In Gabriel Knight: Sins of the Fathers, every day starts in St. George's Book Store.

As pointed out in this forum topic, Gabriel Knight: Sins of the Fathers and Grim Fandango are two games that really got this right. In the original Gabriel Knight, each chapter starts as “just another day”, with Gabriel waking up in the St. George's Book Store. The game establishes a daily routine of Gabriel chatting with the store owner Grace Nakimura, checking for new messages or getting some coffee. Trivial as this may seem, it actually does a great job of making the story believable. It makes it plausible that Gabriel really is in New Orleans to research a book.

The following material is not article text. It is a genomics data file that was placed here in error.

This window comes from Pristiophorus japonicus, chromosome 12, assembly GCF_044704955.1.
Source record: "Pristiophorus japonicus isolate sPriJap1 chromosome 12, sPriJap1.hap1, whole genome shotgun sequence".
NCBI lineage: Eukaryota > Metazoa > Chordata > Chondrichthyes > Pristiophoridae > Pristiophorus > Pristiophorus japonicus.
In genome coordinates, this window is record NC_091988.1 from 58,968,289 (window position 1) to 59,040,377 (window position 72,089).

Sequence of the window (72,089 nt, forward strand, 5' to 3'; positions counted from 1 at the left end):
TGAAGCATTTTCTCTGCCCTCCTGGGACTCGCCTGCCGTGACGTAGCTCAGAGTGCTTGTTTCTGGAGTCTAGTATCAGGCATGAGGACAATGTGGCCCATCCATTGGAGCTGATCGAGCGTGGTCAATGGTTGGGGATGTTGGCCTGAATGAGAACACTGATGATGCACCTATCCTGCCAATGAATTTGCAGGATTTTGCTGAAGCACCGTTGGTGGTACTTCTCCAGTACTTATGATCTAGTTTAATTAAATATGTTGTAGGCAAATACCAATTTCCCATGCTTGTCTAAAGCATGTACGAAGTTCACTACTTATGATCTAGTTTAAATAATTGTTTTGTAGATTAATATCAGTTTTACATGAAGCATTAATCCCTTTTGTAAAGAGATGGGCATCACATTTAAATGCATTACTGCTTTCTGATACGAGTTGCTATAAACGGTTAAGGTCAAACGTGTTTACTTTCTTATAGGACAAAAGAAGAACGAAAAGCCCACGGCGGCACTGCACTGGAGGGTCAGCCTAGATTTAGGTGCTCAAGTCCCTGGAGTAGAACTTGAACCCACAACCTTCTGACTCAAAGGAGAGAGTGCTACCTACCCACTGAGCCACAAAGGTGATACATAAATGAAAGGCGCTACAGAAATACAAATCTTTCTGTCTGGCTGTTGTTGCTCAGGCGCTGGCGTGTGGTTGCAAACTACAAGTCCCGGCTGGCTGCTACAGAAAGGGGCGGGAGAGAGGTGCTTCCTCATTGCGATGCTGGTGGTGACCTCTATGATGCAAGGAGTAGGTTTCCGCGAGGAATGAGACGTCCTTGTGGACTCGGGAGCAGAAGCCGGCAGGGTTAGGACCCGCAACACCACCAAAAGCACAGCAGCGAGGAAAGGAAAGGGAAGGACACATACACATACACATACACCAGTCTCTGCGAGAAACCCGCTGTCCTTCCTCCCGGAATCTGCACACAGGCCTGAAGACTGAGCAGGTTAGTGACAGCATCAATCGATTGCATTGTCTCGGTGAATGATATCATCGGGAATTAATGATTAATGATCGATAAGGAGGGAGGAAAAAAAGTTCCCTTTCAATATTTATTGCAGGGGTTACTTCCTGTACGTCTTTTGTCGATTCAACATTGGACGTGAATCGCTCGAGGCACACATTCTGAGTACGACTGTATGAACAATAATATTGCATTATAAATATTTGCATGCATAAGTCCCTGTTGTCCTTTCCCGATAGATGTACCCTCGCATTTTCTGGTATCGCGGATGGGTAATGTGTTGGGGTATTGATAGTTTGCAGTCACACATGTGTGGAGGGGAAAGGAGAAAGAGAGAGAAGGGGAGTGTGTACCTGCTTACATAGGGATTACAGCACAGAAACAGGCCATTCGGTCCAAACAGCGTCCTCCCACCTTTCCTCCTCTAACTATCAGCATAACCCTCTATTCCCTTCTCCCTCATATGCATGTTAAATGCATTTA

For those who have not played Grim Fandango (shame on you), the game is set in a world between earth and the afterlife. Most souls embark on a four year travel through the Land of The Dead in hopes of reaching the Ninth Underworld. However, some have no way to get there, and reluctantly choose a lowly life in the city of El Marrow, or the port town of Rubacava. In Grim Fandango every character seems to have its own motivations. Characters that are introduced in the beginning of the game reappear later in the game -- they'll have made some kind of progress since the last encounter. Some characters eventually 'switch sides', some die, some are content with their lives and some are not. All of the clever characterizations combined give the game a lot of dramatic realism. As mentioned in the forum topic, you could easily imagine what each of these characters do in their off time in the game world.